The strongest predictor of self-detection vs. medical detection was having a regular source of care. In our study, 42% of the women had no regular source of care. Women with a regular source of care had less than half the odds of self-detecting their breast cancer. Of the women without a regular source of care, 60% were single/divorced/widowed, 70% reported an annual income <$20,000, and 94% did not have any health insurance when diagnosed with breast cancer. Latinas comprised a majority of this group (47%). Having a regular source of care has been shown to be an important determinant of receipt of screening mammography and other preventive healthcare services.26–30 Our study confirms its importance in a low-income population.
Our finding that a significant number of low-income women self-detected their breast cancer and that a lack of a regular source of care was an important impediment is an important policy finding. Women can be referred to BCCTP only through eligible providers—those contracted by the state to provide breast and cervical cancer screening under the EWC or FPACT programs. Screening through routine mammography and regular medical checkups have the potential to identify breast cancer at a much earlier stage. Early diagnosis and treatment will increase the likelihood of decreasing mortality. The BCCTP provides much needed care for these low-income women who would otherwise be without healthcare coverage, but eligibility comes after the cancer is detected. An analysis of the National Breast Cancer and Cervical Cancer Early Detection Program showed that of the 4 million women eligible to receive a mammogram from this program in 2002–2003, only 13.2% did.31 In addition, outreach for breast cancer screening varies based on available funding and is currently minimal because of budget cutbacks.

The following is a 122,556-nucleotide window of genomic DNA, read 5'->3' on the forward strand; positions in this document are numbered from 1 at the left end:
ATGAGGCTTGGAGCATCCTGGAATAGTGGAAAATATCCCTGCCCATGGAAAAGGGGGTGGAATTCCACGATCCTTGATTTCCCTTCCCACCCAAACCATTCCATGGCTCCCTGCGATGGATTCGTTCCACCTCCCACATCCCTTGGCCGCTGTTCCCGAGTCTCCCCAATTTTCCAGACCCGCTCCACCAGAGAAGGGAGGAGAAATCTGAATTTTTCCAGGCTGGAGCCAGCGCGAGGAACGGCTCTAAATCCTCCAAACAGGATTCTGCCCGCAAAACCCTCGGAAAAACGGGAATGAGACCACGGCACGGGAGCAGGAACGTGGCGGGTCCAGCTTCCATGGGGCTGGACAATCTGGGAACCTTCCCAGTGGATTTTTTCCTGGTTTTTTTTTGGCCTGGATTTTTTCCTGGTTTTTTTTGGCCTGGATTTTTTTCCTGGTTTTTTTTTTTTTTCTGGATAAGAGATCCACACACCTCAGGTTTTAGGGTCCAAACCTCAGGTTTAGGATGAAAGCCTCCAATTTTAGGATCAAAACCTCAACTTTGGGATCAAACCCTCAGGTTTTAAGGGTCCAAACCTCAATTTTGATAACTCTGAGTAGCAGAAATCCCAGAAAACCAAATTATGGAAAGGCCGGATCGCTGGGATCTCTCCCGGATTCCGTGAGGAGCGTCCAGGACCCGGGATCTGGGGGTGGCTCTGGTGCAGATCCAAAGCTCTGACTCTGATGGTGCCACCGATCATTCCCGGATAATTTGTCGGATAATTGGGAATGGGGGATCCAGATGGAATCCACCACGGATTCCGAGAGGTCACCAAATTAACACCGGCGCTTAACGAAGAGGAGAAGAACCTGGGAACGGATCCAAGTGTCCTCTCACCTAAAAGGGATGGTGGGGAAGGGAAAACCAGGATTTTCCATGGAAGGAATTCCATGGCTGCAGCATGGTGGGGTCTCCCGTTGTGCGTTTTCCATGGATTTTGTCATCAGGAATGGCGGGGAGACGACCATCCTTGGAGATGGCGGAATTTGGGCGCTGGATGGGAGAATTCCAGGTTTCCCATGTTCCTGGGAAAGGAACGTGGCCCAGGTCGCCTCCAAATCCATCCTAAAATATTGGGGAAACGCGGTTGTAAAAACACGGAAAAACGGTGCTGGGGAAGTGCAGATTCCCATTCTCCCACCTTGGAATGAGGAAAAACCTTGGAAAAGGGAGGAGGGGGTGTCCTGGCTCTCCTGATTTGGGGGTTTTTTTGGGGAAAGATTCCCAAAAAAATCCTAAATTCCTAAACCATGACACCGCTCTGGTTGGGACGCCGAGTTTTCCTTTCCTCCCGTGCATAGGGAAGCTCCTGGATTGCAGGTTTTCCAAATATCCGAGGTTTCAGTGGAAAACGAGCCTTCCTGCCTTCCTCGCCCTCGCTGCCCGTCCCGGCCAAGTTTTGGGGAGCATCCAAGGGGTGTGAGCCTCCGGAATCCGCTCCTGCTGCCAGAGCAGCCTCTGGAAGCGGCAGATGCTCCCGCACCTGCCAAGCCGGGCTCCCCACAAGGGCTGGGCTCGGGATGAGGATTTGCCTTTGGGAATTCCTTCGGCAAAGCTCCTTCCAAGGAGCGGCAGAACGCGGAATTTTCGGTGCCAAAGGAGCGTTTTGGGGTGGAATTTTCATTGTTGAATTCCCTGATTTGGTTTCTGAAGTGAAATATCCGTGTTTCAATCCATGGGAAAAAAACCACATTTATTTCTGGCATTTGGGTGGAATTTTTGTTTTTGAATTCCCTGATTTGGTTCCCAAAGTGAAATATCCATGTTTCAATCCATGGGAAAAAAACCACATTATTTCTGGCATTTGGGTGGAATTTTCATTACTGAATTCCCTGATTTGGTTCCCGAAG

Our finding of increasing age being associated with lesser odds of self-detection is consonant with the literature.22–24 The impact of age may reflect the fact that because of differences in breast density, mammography may be less efficacious in younger women.32,33 However, further work is needed to understand our finding of why Latina women in our sample are less likely than white women to self-detect their cancers. Possible explanations for this could include cultural factors, such as fatalism; lack of awareness or knowledge about breast cancer, its signs, symptoms, and risk factors; or a focus on family/work to the extent of neglecting one's health.34–37
A few caveats pertaining to our analyses have to be kept in mind. Our results may not be generalizable to states that have a different racial and ethnic distribution in the population or have different eligibility criteria for screening programs. Women were interviewed 6 months after definitive diagnosis had been made; thus, their responses on the survey may have been subject to recall bias. However, there is evidence to suggest that cancer patients report a high level of confidence in their memory, which could be partly due to the phenomenon of a flashbulb memory, wherein people tend to better remember traumatic or emotional events in their lives.38,39 In addition, an analysis of women enrolled in a managed care plan reported that the overall agreement between self-reported information and medical record data was 88% for mammography and 87% for clinical breast examination.40 Another limitation was our inability to control for such factors as tumor biology, which could have an impact on the method of detection.23,24
Patient age and regular source of care were associated with method of breast cancer detection in a low-income underserved population. The fact that nearly two thirds of women in our sample self-detected their cancers suggests that we need to improve efforts to increase mammography screening to ensure early detection of disease in this vulnerable population group.
The study was funded by grant TURSG-02-081-01PBP (American Cancer Society), grant 4PB-0161 (Breast Cancer Research Program), and grant 1R01CA119197-01A1 (National Cancer Institute).
The authors have no conflicts of interest to report.